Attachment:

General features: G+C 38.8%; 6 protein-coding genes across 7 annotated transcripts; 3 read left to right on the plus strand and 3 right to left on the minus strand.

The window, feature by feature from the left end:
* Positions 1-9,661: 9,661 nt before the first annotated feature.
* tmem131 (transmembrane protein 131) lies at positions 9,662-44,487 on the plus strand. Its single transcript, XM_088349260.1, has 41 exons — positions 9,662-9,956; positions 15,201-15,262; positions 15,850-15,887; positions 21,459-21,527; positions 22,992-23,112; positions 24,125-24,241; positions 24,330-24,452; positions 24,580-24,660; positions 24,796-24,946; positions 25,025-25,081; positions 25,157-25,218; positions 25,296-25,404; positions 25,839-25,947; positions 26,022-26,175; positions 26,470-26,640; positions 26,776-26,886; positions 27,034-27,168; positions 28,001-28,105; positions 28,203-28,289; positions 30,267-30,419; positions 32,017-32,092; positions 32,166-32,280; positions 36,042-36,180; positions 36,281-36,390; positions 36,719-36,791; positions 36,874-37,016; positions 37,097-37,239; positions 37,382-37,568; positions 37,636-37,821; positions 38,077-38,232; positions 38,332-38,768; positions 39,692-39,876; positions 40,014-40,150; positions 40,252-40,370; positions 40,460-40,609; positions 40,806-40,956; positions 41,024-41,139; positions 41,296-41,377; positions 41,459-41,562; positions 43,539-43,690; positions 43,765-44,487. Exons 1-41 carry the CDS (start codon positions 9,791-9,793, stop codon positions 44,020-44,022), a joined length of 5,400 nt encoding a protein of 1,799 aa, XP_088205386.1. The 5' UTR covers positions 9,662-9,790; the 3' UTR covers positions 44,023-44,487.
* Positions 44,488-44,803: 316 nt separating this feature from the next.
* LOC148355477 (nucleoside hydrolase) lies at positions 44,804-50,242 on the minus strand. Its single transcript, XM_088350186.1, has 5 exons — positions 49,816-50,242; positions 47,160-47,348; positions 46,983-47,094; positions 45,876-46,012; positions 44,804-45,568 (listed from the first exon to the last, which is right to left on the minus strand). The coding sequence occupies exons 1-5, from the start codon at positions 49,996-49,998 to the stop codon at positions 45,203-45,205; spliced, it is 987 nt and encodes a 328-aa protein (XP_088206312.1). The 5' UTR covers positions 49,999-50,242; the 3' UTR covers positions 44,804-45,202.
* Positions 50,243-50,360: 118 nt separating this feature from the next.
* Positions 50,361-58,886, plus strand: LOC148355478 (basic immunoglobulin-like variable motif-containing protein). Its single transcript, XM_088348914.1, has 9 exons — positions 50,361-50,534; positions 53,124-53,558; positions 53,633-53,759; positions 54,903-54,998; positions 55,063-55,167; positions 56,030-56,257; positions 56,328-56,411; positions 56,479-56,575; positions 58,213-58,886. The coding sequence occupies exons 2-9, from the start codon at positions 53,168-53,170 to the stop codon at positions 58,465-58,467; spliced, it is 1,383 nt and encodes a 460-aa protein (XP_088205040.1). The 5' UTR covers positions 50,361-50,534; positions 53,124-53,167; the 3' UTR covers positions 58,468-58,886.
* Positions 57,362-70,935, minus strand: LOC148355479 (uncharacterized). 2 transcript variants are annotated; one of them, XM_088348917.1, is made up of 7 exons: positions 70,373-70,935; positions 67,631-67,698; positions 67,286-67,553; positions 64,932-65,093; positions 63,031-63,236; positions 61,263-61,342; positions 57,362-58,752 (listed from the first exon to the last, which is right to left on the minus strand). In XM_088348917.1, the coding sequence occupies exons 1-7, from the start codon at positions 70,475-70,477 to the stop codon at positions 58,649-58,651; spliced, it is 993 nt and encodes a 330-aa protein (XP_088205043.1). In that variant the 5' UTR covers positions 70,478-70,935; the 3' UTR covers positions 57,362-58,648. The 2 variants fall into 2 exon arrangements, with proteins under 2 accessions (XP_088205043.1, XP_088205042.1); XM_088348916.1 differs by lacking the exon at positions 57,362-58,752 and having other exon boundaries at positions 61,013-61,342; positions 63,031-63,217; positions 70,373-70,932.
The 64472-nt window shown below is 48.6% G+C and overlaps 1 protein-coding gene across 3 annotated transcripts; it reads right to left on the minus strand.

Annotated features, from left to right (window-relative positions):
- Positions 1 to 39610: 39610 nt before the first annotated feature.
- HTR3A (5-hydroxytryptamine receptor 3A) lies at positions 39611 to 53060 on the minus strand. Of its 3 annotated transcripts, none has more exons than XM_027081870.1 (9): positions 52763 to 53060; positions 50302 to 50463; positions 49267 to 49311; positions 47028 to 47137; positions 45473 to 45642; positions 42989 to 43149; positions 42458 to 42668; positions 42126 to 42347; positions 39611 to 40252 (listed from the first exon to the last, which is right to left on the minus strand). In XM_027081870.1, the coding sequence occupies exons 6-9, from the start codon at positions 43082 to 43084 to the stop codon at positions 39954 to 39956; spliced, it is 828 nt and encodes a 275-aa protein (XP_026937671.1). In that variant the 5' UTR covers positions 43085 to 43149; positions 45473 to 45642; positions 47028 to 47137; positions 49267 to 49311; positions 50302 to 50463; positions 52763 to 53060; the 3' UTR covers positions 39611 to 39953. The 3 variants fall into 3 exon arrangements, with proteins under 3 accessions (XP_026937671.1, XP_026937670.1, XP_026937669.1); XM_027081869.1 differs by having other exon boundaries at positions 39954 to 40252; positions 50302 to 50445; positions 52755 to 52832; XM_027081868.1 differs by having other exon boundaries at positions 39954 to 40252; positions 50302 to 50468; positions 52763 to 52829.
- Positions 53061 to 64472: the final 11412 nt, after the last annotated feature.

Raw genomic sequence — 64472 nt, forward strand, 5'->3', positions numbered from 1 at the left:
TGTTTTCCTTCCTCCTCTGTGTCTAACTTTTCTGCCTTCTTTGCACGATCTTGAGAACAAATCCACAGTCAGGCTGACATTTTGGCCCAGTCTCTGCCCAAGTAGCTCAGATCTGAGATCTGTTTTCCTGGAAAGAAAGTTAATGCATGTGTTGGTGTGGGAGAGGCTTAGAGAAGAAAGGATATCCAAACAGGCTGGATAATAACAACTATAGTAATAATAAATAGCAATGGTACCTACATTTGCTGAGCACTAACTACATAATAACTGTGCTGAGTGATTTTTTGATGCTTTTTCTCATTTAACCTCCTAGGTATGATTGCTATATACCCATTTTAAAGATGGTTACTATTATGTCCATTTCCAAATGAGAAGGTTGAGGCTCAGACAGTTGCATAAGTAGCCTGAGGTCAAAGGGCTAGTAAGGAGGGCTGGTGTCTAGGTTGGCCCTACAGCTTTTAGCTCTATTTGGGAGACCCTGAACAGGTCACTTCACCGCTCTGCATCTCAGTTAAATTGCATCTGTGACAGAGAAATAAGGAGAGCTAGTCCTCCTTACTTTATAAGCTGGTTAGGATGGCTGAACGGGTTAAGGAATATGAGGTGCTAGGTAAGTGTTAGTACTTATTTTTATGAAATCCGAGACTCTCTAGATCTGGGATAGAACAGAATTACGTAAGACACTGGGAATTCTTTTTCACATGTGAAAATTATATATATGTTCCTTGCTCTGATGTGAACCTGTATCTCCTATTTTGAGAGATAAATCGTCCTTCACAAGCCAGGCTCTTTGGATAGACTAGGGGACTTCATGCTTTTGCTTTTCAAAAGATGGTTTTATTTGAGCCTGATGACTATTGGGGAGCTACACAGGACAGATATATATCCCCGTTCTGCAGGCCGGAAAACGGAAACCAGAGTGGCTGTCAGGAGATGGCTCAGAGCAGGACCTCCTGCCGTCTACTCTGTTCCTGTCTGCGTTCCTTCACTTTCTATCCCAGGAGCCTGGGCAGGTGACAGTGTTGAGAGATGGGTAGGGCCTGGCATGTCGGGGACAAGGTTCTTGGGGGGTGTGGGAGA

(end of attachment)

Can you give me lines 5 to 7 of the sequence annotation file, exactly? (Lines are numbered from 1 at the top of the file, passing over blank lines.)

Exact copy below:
* Positions 44,488-44,803: 316 nt separating this feature from the next.
* LOC148355477 (nucleoside hydrolase) lies at positions 44,804-50,242 on the minus strand. Its single transcript, XM_088350186.1, has 5 exons — positions 49,816-50,242; positions 47,160-47,348; positions 46,983-47,094; positions 45,876-46,012; positions 44,804-45,568 (listed from the first exon to the last, which is right to left on the minus strand). The coding sequence occupies exons 1-5, from the start codon at positions 49,996-49,998 to the stop codon at positions 45,203-45,205; spliced, it is 987 nt and encodes a 328-aa protein (XP_088206312.1). The 5' UTR covers positions 49,999-50,242; the 3' UTR covers positions 44,804-45,202.
* Positions 50,243-50,360: 118 nt separating this feature from the next.